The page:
While [Chris Raynerd]’s incubator was built for quail eggs, pretty much any domestic fowl – chickens, turkeys, ducks, pheasants – will work. The key is temperature control – momma bird’s rump is a natural heat source, and her downy feathers keep the eggs insulated and toasty. That’s a little hard to replicate in a free-air incubator, so [Chris] started with a polystyrene box for insulation. A halogen lamp on a digital thermostat provides most of the heat and keeps the temperature within a degree or two of 37°C. As a backup, a 12 volt halogen bulb on a dimmer keeps the chamber at a minimum of 36°, just in case the main lamp burns out. A small fan and a pan for humidifying water complete the atmospheric controls, although personally we’d arrange the fan to blow across the water to aid evaporation. And a simple grid lets [Chris] turn the eggs regularly, which is another vital service mom provides to her brood.
Sure, it could be Arduino-fied and servo driven, but why bother? This is a simple yet thoughtful build that should see a clutch through to hatching. We’ve seen a few egg incubators before, but even if you’re not interested in raising fowl, the techniques here could easily apply to incubators for biohacking or yogurt making, too.
Continue reading “Start Your Poultry Brood with This DIY Egg Incubator”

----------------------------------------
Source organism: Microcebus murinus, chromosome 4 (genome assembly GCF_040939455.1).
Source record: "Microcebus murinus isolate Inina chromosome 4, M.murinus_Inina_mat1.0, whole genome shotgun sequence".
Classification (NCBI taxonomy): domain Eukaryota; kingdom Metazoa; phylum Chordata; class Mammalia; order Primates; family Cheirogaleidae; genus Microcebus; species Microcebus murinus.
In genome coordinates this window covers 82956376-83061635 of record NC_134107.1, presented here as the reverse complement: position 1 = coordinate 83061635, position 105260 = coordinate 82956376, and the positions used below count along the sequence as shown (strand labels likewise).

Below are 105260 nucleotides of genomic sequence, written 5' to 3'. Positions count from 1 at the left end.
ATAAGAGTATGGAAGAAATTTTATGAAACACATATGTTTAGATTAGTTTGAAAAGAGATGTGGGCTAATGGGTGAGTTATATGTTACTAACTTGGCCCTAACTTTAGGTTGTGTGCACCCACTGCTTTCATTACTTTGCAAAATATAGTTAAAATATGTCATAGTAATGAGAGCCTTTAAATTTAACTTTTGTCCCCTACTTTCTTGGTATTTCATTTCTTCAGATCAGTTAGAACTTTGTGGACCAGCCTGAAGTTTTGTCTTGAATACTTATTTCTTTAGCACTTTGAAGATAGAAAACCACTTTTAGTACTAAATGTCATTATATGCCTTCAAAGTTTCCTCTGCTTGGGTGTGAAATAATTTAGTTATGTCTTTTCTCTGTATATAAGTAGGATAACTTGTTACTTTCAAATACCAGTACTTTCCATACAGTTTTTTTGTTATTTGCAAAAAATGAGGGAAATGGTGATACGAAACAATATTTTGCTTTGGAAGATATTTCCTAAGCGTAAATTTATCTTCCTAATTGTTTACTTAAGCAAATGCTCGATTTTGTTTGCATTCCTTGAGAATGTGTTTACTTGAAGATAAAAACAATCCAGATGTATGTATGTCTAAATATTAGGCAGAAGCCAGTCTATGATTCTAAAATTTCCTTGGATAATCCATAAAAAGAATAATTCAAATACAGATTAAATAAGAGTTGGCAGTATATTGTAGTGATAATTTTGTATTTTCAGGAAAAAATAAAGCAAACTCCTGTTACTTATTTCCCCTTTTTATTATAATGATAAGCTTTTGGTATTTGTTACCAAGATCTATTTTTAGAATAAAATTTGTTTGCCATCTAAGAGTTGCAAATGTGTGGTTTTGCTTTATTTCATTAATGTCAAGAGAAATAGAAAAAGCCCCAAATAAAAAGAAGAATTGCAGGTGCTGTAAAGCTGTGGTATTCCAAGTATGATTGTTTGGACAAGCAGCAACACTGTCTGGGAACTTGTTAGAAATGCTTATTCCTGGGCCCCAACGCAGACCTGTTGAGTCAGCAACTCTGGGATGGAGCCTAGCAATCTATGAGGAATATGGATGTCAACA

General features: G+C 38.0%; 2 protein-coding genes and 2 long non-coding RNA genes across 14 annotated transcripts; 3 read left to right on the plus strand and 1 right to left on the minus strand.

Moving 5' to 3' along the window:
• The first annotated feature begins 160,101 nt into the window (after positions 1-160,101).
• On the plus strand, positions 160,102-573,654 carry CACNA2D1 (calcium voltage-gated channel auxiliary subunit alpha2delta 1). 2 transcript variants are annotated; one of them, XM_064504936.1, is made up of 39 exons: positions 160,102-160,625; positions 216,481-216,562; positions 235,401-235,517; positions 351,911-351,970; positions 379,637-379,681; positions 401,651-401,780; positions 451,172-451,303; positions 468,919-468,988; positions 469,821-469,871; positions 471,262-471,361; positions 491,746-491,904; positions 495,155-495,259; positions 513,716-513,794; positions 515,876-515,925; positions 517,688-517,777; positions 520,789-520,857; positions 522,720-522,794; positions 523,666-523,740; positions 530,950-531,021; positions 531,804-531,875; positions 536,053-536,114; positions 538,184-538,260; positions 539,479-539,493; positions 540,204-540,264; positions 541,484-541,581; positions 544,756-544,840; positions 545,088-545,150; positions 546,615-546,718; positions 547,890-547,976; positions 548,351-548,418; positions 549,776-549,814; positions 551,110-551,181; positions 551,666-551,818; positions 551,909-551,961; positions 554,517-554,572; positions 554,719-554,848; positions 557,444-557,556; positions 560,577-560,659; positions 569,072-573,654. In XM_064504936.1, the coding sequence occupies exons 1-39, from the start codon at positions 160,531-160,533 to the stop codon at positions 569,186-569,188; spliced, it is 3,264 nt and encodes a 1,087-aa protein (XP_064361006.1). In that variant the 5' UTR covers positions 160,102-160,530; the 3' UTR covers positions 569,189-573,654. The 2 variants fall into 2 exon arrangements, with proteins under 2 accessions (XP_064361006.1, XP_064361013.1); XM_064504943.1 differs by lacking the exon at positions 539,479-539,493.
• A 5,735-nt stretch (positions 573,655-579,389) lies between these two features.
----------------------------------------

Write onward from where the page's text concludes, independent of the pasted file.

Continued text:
I was visiting San Francisco, scratching my head for something cool to cover for Hackaday. When it hit me: this is one of the leading cities in the world for starting new companies. It’s known for its software, but with Tesla, Type A Machines, Intel, Apple, and more within an hour’s drive of the city, there’s got to be a hardware scene as well. Silicon isn’t a software product after-all. But where do you find it, and how do you get a hardware start-up going in one of the most expensive cities in the world?
That’s where hardware accelerators or incubators, whichever name they prefer, come in. One-third hackerspace, two-thirds business crash course, they help you skip a lot of the growing pains associated with starting a capital intensive thing like a hardware business. I dropped in, and they kindly gave me a few minutes of their time. I wanted to find out what a hacker could do if they felt it was time to turn those skulls into dollars. What are the requirements. What is the cost? What help does the incubator offer to the burgeoning capitalist in a hacker?